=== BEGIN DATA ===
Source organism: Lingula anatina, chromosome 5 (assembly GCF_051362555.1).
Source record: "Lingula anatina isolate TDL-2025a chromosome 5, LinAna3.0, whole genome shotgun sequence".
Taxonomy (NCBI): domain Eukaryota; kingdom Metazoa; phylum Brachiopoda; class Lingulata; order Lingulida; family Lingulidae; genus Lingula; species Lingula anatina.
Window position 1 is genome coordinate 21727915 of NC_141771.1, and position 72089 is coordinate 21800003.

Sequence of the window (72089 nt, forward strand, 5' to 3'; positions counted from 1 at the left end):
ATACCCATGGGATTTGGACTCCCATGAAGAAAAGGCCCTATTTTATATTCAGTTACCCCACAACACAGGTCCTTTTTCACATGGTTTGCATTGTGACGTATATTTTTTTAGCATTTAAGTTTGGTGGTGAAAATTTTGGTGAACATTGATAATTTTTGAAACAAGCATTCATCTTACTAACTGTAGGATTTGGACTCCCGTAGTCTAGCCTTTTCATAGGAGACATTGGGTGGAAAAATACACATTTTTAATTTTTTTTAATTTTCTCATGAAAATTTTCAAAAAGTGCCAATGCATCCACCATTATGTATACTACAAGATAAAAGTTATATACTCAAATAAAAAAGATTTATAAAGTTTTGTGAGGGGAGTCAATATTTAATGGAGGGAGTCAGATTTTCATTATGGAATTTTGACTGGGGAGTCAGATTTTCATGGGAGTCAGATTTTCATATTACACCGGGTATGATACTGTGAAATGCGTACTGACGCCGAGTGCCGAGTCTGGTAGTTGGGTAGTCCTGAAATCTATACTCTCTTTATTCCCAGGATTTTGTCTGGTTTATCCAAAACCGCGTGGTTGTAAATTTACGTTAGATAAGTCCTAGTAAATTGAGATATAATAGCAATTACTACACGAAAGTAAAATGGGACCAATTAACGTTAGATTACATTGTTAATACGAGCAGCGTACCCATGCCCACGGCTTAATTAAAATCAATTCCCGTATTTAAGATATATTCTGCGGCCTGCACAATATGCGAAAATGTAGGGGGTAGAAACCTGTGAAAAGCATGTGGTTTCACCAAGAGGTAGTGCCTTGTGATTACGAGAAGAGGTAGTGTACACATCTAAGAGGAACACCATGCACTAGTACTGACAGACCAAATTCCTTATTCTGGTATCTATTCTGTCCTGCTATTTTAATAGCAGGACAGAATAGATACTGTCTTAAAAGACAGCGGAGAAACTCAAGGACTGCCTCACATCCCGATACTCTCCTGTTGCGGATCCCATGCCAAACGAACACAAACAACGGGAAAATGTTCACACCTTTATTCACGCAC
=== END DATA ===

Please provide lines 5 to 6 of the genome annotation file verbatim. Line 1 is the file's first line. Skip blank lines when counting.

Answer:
Sequence of the window (72089 nt, forward strand, 5' to 3'; positions counted from 1 at the left end):
ATACCCATGGGATTTGGACTCCCATGAAGAAAAGGCCCTATTTTATATTCAGTTACCCCACAACACAGGTCCTTTTTCACATGGTTTGCATTGTGACGTATATTTTTTTAGCATTTAAGTTTGGTGGTGAAAATTTTGGTGAACATTGATAATTTTTGAAACAAGCATTCATCTTACTAACTGTAGGATTTGGACTCCCGTAGTCTAGCCTTTTCATAGGAGACATTGGGTGGAAAAATACACATTTTTAATTTTTTTTAATTTTCTCATGAAAATTTTCAAAAAGTGCCAATGCATCCACCATTATGTATACTACAAGATAAAAGTTATATACTCAAATAAAAAAGATTTATAAAGTTTTGTGAGGGGAGTCAATATTTAATGGAGGGAGTCAGATTTTCATTATGGAATTTTGACTGGGGAGTCAGATTTTCATGGGAGTCAGATTTTCATATTACACCGGGTATGATACTGTGAAATGCGTACTGACGCCGAGTGCCGAGTCTGGTAGTTGGGTAGTCCTGAAATCTATACTCTCTTTATTCCCAGGATTTTGTCTGGTTTATCCAAAACCGCGTGGTTGTAAATTTACGTTAGATAAGTCCTAGTAAATTGAGATATAATAGCAATTACTACACGAAAGTAAAATGGGACCAATTAACGTTAGATTACATTGTTAATACGAGCAGCGTACCCATGCCCACGGCTTAATTAAAATCAATTCCCGTATTTAAGATATATTCTGCGGCCTGCACAATATGCGAAAATGTAGGGGGTAGAAACCTGTGAAAAGCATGTGGTTTCACCAAGAGGTAGTGCCTTGTGATTACGAGAAGAGGTAGTGTACACATCTAAGAGGAACACCATGCACTAGTACTGACAGACCAAATTCCTTATTCTGGTATCTATTCTGTCCTGCTATTTTAATAGCAGGACAGAATAGATACTGTCTTAAAAGACAGCGGAGAAACTCAAGGACTGCCTCACATCCCGATACTCTCCTGTTGCGGATCCCATGCCAAACGAACACAAACAACGGGAAAATGTTCACACCTTTATTCACGCAC